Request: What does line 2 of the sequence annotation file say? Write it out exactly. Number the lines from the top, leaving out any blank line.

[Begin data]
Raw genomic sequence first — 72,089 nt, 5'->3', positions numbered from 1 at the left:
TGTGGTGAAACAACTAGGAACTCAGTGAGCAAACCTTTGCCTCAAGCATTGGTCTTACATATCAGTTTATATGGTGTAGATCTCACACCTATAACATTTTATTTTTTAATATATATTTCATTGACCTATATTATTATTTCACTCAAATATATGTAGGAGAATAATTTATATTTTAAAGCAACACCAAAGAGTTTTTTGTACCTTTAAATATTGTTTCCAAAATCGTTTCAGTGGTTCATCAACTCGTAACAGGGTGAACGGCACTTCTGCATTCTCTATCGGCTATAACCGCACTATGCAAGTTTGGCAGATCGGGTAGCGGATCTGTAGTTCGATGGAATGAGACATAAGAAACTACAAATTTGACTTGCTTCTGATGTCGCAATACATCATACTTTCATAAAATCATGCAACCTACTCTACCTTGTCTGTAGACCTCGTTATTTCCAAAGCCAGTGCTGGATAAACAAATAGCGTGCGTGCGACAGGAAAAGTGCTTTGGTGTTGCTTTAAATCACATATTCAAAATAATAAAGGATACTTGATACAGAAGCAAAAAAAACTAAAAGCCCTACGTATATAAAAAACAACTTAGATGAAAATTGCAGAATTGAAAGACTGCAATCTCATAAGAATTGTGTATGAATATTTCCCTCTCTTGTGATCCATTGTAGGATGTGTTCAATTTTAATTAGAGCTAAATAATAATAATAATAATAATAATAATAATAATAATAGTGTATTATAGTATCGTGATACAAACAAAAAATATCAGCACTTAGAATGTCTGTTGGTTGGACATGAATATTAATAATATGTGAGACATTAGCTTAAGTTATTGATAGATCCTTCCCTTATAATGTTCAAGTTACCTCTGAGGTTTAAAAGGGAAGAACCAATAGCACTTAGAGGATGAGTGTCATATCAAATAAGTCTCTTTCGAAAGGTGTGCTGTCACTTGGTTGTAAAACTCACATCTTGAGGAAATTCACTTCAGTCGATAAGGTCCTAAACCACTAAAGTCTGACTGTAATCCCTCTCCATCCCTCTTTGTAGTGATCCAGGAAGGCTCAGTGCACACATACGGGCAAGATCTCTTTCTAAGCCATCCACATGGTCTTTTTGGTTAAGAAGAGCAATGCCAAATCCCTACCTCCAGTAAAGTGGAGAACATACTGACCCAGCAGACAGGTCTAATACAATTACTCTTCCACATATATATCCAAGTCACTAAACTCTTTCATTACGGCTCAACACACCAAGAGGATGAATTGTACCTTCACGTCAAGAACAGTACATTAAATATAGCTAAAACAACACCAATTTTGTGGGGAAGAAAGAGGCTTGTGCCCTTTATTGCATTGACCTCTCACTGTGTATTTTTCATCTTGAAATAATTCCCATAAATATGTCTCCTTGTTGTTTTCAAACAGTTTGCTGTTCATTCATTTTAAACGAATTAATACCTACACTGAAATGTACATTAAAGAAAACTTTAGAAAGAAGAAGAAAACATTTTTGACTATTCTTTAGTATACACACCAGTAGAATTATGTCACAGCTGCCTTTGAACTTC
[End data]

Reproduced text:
TGTGGTGAAACAACTAGGAACTCAGTGAGCAAACCTTTGCCTCAAGCATTGGTCTTACATATCAGTTTATATGGTGTAGATCTCACACCTATAACATTTTATTTTTTAATATATATTTCATTGACCTATATTATTATTTCACTCAAATATATGTAGGAGAATAATTTATATTTTAAAGCAACACCAAAGAGTTTTTTGTACCTTTAAATATTGTTTCCAAAATCGTTTCAGTGGTTCATCAACTCGTAACAGGGTGAACGGCACTTCTGCATTCTCTATCGGCTATAACCGCACTATGCAAGTTTGGCAGATCGGGTAGCGGATCTGTAGTTCGATGGAATGAGACATAAGAAACTACAAATTTGACTTGCTTCTGATGTCGCAATACATCATACTTTCATAAAATCATGCAACCTACTCTACCTTGTCTGTAGACCTCGTTATTTCCAAAGCCAGTGCTGGATAAACAAATAGCGTGCGTGCGACAGGAAAAGTGCTTTGGTGTTGCTTTAAATCACATATTCAAAATAATAAAGGATACTTGATACAGAAGCAAAAAAAACTAAAAGCCCTACGTATATAAAAAACAACTTAGATGAAAATTGCAGAATTGAAAGACTGCAATCTCATAAGAATTGTGTATGAATATTTCCCTCTCTTGTGATCCATTGTAGGATGTGTTCAATTTTAATTAGAGCTAAATAATAATAATAATAATAATAATAATAATAATAATAGTGTATTATAGTATCGTGATACAAACAAAAAATATCAGCACTTAGAATGTCTGTTGGTTGGACATGAATATTAATAATATGTGAGACATTAGCTTAAGTTATTGATAGATCCTTCCCTTATAATGTTCAAGTTACCTCTGAGGTTTAAAAGGGAAGAACCAATAGCACTTAGAGGATGAGTGTCATATCAAATAAGTCTCTTTCGAAAGGTGTGCTGTCACTTGGTTGTAAAACTCACATCTTGAGGAAATTCACTTCAGTCGATAAGGTCCTAAACCACTAAAGTCTGACTGTAATCCCTCTCCATCCCTCTTTGTAGTGATCCAGGAAGGCTCAGTGCACACATACGGGCAAGATCTCTTTCTAAGCCATCCACATGGTCTTTTTGGTTAAGAAGAGCAATGCCAAATCCCTACCTCCAGTAAAGTGGAGAACATACTGACCCAGCAGACAGGTCTAATACAATTACTCTTCCACATATATATCCAAGTCACTAAACTCTTTCATTACGGCTCAACACACCAAGAGGATGAATTGTACCTTCACGTCAAGAACAGTACATTAAATATAGCTAAAACAACACCAATTTTGTGGGGAAGAAAGAGGCTTGTGCCCTTTATTGCATTGACCTCTCACTGTGTATTTTTCATCTTGAAATAATTCCCATAAATATGTCTCCTTGTTGTTTTCAAACAGTTTGCTGTTCATTCATTTTAAACGAATTAATACCTACACTGAAATGTACATTAAAGAAAACTTTAGAAAGAAGAAGAAAACATTTTTGACTATTCTTTAGTATACACACCAGTAGAATTATGTCACAGCTGCCTTTGAACTTC